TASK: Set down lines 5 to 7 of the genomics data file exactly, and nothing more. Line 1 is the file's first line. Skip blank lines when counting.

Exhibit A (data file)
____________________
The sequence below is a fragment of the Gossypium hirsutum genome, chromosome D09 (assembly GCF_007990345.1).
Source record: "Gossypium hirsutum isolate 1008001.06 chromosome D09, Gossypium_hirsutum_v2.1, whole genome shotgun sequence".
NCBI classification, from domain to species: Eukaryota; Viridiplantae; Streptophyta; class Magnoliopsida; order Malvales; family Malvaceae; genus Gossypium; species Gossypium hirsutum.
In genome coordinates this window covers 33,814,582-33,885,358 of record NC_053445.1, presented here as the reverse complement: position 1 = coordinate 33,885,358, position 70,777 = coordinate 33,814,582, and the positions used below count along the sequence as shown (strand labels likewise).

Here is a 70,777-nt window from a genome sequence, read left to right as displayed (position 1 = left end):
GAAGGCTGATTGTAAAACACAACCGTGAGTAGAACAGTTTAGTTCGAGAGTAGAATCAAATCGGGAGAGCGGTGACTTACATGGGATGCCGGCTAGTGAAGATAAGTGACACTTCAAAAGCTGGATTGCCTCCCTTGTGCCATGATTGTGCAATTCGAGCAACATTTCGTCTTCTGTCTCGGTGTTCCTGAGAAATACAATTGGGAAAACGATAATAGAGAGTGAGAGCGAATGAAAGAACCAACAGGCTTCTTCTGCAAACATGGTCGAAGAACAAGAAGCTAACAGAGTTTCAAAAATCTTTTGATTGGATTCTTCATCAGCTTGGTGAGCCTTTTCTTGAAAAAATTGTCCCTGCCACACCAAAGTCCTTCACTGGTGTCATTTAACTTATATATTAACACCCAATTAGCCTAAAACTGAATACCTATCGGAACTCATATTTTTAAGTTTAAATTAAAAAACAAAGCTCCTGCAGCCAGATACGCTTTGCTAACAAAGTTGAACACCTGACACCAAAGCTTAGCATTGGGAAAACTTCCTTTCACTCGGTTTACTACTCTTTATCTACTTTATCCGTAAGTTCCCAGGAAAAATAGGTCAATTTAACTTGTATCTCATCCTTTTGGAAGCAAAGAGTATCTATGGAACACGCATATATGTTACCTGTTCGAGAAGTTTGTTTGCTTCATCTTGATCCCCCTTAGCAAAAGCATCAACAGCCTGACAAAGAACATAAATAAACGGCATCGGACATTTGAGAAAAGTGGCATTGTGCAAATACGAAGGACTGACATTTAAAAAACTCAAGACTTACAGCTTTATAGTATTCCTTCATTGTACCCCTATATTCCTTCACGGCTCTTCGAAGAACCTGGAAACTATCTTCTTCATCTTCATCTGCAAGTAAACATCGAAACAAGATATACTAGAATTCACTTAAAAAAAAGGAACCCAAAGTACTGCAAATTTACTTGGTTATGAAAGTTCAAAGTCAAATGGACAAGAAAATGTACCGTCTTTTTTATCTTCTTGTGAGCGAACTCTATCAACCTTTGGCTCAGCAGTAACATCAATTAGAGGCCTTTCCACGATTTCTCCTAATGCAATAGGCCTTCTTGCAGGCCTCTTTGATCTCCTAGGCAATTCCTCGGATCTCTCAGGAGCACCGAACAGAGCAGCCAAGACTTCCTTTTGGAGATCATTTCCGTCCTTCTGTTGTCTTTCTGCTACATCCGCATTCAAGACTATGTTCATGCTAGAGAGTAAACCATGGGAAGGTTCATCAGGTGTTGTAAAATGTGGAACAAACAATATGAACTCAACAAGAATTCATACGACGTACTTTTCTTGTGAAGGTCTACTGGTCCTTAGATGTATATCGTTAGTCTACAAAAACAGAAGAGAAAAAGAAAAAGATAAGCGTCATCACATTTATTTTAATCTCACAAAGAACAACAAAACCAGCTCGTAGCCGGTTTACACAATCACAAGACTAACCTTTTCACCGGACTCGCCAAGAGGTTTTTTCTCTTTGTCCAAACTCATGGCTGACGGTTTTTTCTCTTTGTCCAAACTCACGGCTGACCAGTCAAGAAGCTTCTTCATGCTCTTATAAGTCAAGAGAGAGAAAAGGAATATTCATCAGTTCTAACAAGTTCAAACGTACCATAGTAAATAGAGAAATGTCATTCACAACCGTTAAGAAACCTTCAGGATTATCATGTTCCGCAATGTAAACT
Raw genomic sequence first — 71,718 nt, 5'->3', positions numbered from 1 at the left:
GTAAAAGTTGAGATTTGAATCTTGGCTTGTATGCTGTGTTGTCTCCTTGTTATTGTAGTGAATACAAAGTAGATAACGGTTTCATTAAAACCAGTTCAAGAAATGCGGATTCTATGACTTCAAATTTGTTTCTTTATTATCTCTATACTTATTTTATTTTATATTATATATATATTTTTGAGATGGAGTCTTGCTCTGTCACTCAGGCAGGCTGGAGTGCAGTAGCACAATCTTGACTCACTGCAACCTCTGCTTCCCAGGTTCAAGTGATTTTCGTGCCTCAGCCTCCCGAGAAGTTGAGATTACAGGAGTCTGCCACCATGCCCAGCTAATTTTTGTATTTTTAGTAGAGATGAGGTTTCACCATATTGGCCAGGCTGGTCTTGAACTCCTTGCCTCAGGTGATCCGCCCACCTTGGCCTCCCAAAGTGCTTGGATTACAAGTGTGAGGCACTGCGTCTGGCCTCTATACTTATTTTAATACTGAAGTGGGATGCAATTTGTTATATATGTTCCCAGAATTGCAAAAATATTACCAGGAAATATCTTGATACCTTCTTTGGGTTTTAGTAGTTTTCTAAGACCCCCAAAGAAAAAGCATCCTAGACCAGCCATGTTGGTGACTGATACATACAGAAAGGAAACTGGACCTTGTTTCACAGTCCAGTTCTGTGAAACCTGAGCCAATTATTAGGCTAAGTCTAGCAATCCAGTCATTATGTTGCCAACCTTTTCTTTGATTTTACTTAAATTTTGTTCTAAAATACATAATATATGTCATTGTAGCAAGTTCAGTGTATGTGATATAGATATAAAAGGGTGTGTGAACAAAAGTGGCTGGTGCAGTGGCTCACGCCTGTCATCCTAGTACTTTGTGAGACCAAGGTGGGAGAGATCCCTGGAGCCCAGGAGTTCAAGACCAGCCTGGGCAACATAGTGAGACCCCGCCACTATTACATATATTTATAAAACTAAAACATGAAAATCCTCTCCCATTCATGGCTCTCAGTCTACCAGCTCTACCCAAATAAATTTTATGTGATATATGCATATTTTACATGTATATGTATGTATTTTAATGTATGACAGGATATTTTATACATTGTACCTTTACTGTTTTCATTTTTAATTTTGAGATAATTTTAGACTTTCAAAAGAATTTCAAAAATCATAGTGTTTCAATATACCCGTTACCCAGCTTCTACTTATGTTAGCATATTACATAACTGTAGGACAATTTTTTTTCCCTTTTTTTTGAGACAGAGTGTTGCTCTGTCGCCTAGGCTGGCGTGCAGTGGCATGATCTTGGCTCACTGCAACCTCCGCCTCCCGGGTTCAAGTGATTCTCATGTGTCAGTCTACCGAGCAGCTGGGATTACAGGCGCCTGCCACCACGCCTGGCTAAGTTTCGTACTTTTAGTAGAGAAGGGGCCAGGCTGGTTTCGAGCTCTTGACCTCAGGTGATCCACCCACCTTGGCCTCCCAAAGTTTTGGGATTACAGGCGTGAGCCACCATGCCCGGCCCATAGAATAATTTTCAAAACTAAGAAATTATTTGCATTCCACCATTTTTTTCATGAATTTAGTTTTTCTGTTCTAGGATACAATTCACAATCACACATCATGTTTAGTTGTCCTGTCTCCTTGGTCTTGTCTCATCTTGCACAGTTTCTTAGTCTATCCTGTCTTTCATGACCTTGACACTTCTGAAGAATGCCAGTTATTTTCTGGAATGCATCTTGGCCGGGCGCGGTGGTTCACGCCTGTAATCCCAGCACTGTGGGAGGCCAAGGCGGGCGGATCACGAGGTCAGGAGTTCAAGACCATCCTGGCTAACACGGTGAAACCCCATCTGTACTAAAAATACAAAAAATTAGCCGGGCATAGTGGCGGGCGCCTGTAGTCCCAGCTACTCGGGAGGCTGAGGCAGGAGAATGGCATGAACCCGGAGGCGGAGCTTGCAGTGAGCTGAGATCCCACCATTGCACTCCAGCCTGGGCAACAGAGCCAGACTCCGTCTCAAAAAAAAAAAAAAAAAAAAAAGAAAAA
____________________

Here is a 70,777-nt window from a genome sequence, read left to right as displayed (position 1 = left end):
GAAGGCTGATTGTAAAACACAACCGTGAGTAGAACAGTTTAGTTCGAGAGTAGAATCAAATCGGGAGAGCGGTGACTTACATGGGATGCCGGCTAGTGAAGATAAGTGACACTTCAAAAGCTGGATTGCCTCCCTTGTGCCATGATTGTGCAATTCGAGCAACATTTCGTCTTCTGTCTCGGTGTTCCTGAGAAATACAATTGGGAAAACGATAATAGAGAGTGAGAGCGAATGAAAGAACCAACAGGCTTCTTCTGCAAACATGGTCGAAGAACAAGAAGCTAACAGAGTTTCAAAAATCTTTTGATTGGATTCTTCATCAGCTTGGTGAGCCTTTTCTTGAAAAAATTGTCCCTGCCACACCAAAGTCCTTCACTGGTGTCATTTAACTTATATATTAACACCCAATTAGCCTAAAACTGAATACCTATCGGAACTCATATTTTTAAGTTTAAATTAAAAAACAAAGCTCCTGCAGCCAGATACGCTTTGCTAACAAAGTTGAACACCTGACACCAAAGCTTAGCATTGGGAAAACTTCCTTTCACTCGGTTTACTACTCTTTATCTACTTTATCCGTAAGTTCCCAGGAAAAATAGGTCAATTTAACTTGTATCTCATCCTTTTGGAAGCAAAGAGTATCTATGGAACACGCATATATGTTACCTGTTCGAGAAGTTTGTTTGCTTCATCTTGATCCCCCTTAGCAAAAGCATCAACAGCCTGACAAAGAACATAAATAAACGGCATCGGACATTTGAGAAAAGTGGCATTGTGCAAATACGAAGGACTGACATTTAAAAAACTCAAGACTTACAGCTTTATAGTATTCCTTCATTGTACCCCTATATTCCTTCACGGCTCTTCGAAGAACCTGGAAACTATCTTCTTCATCTTCATCTGCAAGTAAACATCGAAACAAGATATACTAGAATTCACTTAAAAAAAAGGAACCCAAAGTACTGCAAATTTACTTGGTTATGAAAGTTCAAAGTCAAATGGACAAGAAAATGTACCGTCTTTTTTATCTTCTTGTGAGCGAACTCTATCAACCTTTGGCTCAGCAGTAACATCAATTAGAGGCCTTTCCACGATTTCTCCTAATGCAATAGGCCTTCTTGCAGGCCTCTTTGATCTCCTAGGCAATTCCTCGGATCTCTCAGGAGCACCGAACAGAGCAGCCAAGACTTCCTTTTGGAGATCATTTCCGTCCTTCTGTTGTCTTTCTGCTACATCCGCATTCAAGACTATGTTCATGCTAGAGAGTAAACCATGGGAAGGTTCATCAGGTGTTGTAAAATGTGGAACAAACAATATGAACTCAACAAGAATTCATACGACGTACTTTTCTTGTGAAGGTCTACTGGTCCTTAGATGTATATCGTTAGTCTACAAAAACAGAAGAGAAAAAGAAAAAGATAAGCGTCATCACATTTATTTTAATCTCACAAAGAACAACAAAACCAGCTCGTAGCCGGTTTACACAATCACAAGACTAACCTTTTCACCGGACTCGCCAAGAGGTTTTTTCTCTTTGTCCAAACTCATGGCTGACGGTTTTTTCTCTTTGTCCAAACTCACGGCTGACCAGTCAAGAAGCTTCTTCATGCTCTTATAAGTCAAGAGAGAGAAAAGGAATATTCATCAGTTCTAACAAGTTCAAACGTACCATAGTAAATAGAGAAATGTCATTCACAACCGTTAAGAAACCTTCAGGATTATCATGTTCCGCAATGTAAACT
Raw genomic sequence first — 71,718 nt, 5'->3', positions numbered from 1 at the left: